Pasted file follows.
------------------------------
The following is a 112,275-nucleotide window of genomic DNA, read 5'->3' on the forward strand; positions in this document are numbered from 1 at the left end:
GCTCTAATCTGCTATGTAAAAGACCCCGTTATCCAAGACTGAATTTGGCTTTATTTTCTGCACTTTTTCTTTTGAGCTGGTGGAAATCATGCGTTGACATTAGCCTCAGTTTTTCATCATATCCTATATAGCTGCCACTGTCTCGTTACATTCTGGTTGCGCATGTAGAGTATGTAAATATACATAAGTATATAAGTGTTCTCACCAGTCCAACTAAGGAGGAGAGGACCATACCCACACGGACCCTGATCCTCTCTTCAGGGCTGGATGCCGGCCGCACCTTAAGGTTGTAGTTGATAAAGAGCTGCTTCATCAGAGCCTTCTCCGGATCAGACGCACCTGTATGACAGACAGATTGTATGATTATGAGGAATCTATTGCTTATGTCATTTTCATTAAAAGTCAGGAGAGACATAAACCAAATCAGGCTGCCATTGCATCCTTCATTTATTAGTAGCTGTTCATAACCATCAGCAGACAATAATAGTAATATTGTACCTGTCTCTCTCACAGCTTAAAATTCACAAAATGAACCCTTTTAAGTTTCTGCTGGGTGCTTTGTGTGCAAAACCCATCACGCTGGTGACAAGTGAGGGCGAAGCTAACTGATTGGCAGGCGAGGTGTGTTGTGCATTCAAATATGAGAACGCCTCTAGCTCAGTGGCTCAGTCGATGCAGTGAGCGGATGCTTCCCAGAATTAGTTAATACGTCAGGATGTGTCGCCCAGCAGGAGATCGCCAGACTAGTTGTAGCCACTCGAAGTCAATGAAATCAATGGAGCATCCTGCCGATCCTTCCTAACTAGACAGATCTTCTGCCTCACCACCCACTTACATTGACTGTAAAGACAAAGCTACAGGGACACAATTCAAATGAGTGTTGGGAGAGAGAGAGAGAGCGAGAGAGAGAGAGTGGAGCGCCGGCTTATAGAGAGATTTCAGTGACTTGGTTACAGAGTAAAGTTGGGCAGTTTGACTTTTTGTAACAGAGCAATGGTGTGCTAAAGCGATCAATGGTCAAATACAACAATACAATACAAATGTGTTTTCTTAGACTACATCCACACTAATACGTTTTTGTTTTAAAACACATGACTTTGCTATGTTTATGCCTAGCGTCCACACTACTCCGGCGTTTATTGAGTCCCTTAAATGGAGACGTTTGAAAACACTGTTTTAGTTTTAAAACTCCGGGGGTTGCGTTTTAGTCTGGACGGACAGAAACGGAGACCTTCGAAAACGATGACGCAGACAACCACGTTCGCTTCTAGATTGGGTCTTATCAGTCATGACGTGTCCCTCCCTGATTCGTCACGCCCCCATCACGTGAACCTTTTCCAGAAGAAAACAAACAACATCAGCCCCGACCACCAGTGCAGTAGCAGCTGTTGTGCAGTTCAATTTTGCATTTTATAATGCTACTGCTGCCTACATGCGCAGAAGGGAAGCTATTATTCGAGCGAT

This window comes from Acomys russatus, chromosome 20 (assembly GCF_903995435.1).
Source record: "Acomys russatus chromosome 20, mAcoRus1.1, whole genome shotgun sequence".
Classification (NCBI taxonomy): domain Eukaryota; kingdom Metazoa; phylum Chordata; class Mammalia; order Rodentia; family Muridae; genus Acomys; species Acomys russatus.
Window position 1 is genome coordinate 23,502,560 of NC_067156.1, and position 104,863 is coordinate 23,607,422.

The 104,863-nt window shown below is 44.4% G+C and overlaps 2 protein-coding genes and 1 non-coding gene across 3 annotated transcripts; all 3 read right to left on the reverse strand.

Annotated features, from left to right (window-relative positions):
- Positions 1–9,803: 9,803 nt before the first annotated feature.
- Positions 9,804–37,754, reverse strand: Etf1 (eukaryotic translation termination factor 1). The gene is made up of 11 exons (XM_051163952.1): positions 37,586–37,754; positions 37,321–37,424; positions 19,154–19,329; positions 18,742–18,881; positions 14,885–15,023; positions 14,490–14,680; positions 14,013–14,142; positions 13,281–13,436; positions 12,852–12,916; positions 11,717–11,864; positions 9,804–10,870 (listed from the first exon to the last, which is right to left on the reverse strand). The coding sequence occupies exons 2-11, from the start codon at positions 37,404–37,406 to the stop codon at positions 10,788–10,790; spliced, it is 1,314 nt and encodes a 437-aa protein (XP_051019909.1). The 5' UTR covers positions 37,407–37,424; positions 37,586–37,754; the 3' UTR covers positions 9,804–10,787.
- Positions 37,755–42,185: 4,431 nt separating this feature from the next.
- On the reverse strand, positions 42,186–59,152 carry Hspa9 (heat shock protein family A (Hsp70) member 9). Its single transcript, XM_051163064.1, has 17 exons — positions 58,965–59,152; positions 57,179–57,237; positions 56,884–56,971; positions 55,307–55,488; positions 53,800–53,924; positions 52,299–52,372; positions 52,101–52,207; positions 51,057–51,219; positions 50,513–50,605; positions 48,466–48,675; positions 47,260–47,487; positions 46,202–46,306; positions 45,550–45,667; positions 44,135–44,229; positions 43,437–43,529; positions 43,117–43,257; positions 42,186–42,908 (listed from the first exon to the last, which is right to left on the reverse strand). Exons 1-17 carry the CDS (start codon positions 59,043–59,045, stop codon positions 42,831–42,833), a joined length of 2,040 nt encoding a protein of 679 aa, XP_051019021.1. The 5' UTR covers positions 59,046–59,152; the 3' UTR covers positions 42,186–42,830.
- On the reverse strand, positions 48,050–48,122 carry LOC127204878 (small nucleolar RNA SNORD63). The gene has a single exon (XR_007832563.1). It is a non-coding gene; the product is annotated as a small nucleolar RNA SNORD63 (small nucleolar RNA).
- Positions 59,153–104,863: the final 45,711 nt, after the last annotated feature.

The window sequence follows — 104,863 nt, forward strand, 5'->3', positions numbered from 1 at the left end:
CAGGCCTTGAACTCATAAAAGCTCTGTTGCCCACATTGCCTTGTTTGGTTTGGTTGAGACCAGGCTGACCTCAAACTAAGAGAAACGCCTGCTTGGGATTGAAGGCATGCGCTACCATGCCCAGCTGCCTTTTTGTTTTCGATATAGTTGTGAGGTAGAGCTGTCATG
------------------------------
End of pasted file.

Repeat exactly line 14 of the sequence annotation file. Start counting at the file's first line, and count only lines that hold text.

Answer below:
- Positions 59,153–104,863: the final 45,711 nt, after the last annotated feature.